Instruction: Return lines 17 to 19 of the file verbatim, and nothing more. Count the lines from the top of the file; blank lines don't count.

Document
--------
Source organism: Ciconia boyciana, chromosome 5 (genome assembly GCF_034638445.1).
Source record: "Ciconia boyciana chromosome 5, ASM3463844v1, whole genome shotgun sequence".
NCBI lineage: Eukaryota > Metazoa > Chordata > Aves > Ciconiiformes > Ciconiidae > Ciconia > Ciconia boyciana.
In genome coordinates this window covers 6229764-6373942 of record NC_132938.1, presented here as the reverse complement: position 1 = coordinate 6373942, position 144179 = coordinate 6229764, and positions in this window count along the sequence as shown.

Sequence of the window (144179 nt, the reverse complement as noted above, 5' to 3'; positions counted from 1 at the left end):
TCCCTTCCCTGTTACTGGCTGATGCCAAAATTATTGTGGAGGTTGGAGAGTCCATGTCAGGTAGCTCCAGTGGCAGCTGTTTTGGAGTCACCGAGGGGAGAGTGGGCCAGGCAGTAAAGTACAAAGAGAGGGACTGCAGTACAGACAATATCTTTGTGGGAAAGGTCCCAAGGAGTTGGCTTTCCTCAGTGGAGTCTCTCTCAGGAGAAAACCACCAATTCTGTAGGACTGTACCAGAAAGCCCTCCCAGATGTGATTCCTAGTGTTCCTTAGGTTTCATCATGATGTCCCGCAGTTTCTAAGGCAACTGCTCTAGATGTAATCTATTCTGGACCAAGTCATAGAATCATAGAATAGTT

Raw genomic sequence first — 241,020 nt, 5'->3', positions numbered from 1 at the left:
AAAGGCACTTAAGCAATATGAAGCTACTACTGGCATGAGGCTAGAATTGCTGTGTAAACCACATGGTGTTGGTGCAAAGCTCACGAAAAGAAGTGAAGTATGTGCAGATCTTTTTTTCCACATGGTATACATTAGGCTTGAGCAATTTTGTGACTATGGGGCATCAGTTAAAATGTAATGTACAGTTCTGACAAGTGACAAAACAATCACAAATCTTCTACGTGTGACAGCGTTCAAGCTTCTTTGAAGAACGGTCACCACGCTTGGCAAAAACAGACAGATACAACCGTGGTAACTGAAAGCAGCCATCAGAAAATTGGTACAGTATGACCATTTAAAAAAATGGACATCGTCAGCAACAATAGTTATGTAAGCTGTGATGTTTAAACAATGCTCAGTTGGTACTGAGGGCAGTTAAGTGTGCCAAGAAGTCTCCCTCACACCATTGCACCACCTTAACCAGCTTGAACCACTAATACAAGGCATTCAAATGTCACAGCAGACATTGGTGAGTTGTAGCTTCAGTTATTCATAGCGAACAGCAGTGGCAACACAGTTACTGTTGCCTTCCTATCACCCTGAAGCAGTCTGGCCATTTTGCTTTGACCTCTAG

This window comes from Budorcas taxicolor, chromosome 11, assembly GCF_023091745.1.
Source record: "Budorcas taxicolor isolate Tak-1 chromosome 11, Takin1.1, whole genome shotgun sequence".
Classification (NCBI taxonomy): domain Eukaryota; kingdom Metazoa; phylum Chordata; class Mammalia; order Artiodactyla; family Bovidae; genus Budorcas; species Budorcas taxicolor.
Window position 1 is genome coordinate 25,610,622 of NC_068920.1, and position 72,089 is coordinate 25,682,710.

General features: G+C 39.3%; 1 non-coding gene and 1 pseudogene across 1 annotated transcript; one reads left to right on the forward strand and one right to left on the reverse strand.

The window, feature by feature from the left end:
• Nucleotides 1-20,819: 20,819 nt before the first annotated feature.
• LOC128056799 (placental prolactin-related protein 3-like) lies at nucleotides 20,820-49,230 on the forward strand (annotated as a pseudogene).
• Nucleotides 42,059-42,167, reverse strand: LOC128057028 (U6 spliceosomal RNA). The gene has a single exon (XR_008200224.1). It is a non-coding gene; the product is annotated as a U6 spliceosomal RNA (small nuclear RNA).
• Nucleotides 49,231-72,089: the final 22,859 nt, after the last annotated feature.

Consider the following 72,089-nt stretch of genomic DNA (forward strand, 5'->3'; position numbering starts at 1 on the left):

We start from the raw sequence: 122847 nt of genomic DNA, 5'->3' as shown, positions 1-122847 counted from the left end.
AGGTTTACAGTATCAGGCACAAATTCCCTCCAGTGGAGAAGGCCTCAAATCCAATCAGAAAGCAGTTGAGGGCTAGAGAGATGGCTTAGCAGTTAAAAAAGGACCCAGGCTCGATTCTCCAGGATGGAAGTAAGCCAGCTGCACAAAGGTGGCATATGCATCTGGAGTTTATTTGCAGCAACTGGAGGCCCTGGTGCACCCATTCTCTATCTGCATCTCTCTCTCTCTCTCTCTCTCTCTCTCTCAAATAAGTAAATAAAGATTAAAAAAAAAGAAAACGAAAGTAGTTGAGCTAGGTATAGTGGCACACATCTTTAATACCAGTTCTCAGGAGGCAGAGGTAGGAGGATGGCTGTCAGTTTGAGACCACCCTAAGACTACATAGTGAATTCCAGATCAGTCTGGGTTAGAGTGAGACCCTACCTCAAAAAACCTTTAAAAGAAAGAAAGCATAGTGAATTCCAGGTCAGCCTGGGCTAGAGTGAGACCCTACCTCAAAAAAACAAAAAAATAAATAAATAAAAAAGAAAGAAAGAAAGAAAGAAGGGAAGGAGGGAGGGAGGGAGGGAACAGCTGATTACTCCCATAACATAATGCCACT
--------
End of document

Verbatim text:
• Nucleotides 42,059-42,167, reverse strand: LOC128057028 (U6 spliceosomal RNA). The gene has a single exon (XR_008200224.1). It is a non-coding gene; the product is annotated as a U6 spliceosomal RNA (small nuclear RNA).
• Nucleotides 49,231-72,089: the final 22,859 nt, after the last annotated feature.

Consider the following 72,089-nt stretch of genomic DNA (forward strand, 5'->3'; position numbering starts at 1 on the left):